I must have been about 11 when I first read the Flambards series by K.M. Peyton. I say first, the series has since been read on an almost yearly basis. This was followed by the 1979 TV drama, watched on repeat with my brothers and the children of one of mum’s close friends. I was obsessed; we even had an elaborate game based on Flambards, the point of which I can’t quite remember, but which involved much crawling around the next door hay fields. I won’t bore you with the plot details but think horses, crumbling country houses, pre and post WW1 rural England, family drama, heiresses, a touch of romance, more horses.. and you should have the basic gist of it. Basically my idea of heaven in a book (and in 12 years my taste really hasn’t changed all that much).
There is a sewing related point to this rambling nostalgia. The fabric for this skirt is, in short, Flambards in fabric form, and for this I love it completely and utterly.
Strictly speaking this skirt isn’t entirely me-made. It started out life as a Joules dress I bought years ago in one of their sales. It was a navy close fitting knee length style with long sleeves and an exposed central back zip, the pattern running around the hemline alone. I loved it immediately and bought it, despite the dress not being in a style I generally wear. As such I wore it all of 2 or 3 times and it has sat in my wardrobe ever since. I do like this style and, when the occasion requires, am more than happy to wear a dress with a simple, close fitting shape. However, as it’s not a style I wear a lot and, as I love the fabric so much, it seemed a shame not to get more use out of it. And so, in a fit of wardrobe blitzing and before I could give myself time to change my mind, I pulled the dress out and chopped it in half.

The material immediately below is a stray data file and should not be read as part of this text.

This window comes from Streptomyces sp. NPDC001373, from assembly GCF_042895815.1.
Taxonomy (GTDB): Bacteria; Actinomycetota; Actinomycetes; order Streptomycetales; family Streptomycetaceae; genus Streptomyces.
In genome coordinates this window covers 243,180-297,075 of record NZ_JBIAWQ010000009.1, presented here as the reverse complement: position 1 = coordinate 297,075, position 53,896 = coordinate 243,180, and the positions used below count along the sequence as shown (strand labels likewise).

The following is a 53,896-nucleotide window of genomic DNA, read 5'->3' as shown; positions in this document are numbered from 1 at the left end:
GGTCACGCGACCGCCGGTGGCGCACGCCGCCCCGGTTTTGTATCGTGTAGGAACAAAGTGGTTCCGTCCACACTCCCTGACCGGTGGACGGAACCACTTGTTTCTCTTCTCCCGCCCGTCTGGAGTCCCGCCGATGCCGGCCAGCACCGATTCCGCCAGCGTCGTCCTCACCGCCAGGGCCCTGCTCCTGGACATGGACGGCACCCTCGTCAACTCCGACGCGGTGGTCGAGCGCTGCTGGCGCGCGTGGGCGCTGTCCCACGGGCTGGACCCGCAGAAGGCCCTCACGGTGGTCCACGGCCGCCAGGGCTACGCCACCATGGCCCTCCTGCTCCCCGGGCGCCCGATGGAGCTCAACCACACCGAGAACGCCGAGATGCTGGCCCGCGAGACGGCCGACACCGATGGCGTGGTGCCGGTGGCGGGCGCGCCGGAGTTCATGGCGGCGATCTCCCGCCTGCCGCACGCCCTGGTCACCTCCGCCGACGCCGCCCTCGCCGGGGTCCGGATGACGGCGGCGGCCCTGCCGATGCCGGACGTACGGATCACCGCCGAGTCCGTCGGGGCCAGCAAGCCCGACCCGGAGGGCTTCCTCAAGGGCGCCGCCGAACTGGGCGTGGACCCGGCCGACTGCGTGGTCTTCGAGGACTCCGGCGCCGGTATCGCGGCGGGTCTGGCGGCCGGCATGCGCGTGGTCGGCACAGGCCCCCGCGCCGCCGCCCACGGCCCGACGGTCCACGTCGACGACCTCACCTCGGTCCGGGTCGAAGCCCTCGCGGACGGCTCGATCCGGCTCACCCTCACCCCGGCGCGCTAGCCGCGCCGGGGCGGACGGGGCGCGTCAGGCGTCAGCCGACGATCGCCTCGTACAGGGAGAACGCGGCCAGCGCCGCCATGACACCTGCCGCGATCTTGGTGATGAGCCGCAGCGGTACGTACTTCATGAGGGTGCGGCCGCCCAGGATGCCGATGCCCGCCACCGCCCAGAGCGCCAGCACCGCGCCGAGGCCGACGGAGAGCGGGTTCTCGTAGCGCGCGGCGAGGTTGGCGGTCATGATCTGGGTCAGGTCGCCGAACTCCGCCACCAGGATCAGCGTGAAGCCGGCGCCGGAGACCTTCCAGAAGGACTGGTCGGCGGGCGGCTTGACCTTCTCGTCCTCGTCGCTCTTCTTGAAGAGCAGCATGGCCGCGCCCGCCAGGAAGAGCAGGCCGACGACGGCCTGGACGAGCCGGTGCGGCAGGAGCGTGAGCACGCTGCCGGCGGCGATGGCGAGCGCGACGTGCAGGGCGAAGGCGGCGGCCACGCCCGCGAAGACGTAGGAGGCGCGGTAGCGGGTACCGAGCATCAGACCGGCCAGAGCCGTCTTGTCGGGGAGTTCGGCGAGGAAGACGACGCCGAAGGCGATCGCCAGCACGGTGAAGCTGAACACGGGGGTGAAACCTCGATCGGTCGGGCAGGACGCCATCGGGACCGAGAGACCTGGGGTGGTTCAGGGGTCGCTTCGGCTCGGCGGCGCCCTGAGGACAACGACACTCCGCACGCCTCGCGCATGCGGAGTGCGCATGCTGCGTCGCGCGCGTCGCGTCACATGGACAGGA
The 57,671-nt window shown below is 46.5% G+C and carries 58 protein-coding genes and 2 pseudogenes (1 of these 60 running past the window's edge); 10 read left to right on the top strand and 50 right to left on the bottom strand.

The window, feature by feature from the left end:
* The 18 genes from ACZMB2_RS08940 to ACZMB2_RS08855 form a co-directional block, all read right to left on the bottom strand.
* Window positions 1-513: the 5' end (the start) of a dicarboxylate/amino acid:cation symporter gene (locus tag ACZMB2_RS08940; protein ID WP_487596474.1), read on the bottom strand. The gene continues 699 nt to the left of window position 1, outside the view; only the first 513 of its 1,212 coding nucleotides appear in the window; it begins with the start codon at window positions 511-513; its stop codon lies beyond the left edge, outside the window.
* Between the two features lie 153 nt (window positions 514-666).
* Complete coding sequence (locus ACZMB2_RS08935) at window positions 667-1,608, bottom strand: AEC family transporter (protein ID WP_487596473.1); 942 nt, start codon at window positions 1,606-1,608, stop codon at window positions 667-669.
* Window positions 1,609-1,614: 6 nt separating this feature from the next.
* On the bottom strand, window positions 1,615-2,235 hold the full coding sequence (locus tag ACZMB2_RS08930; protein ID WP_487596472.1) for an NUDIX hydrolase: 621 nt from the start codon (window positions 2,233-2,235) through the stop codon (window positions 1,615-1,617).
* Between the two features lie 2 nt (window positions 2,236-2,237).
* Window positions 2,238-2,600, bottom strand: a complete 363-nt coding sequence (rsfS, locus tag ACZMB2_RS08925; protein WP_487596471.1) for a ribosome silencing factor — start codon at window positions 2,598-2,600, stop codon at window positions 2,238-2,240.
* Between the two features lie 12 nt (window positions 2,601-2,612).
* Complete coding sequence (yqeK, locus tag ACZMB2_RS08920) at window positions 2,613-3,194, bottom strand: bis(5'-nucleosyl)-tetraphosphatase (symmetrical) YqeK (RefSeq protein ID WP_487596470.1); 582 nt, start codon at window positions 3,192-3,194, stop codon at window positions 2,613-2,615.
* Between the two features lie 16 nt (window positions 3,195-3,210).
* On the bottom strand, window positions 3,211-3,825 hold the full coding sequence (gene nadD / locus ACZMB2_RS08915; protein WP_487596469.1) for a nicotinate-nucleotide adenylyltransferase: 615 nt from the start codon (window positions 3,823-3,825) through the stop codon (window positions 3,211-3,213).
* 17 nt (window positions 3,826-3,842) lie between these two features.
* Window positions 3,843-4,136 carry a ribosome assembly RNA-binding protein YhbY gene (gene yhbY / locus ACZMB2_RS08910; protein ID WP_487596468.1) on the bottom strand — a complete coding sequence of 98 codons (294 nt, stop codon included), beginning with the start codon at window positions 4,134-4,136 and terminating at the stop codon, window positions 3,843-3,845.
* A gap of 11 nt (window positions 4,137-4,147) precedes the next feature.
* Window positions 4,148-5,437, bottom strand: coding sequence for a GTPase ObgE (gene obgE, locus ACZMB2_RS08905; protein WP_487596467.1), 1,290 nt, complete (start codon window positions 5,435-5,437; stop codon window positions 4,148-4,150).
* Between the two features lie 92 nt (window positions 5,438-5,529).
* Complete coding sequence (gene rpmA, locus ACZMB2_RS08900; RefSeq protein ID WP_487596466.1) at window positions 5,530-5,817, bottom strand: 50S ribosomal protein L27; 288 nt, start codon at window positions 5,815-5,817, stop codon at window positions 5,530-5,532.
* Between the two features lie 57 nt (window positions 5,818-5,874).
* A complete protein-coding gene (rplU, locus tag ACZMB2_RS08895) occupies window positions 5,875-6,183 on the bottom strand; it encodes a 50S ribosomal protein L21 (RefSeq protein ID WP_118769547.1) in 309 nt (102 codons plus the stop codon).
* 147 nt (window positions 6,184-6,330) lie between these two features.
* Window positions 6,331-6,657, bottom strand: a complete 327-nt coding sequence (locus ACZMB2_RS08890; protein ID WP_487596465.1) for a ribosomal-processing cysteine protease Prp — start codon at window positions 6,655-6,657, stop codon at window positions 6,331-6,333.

Adding front and back darts following the dart placements from the By Hand London Charlotte skirt, I interfaced around the top and created a simple rolled waistband. Using the same central back opening where the dress’ zip had been I added an 8” exposed zip and, voila the skirt was done.
1 evening + 1 under-worn dress = a very wearable short pencil skirt.
And so there we have it; my ode to one of my favourite series of books all wrapped up in a good dose of nostalgia, in the form of a skirt.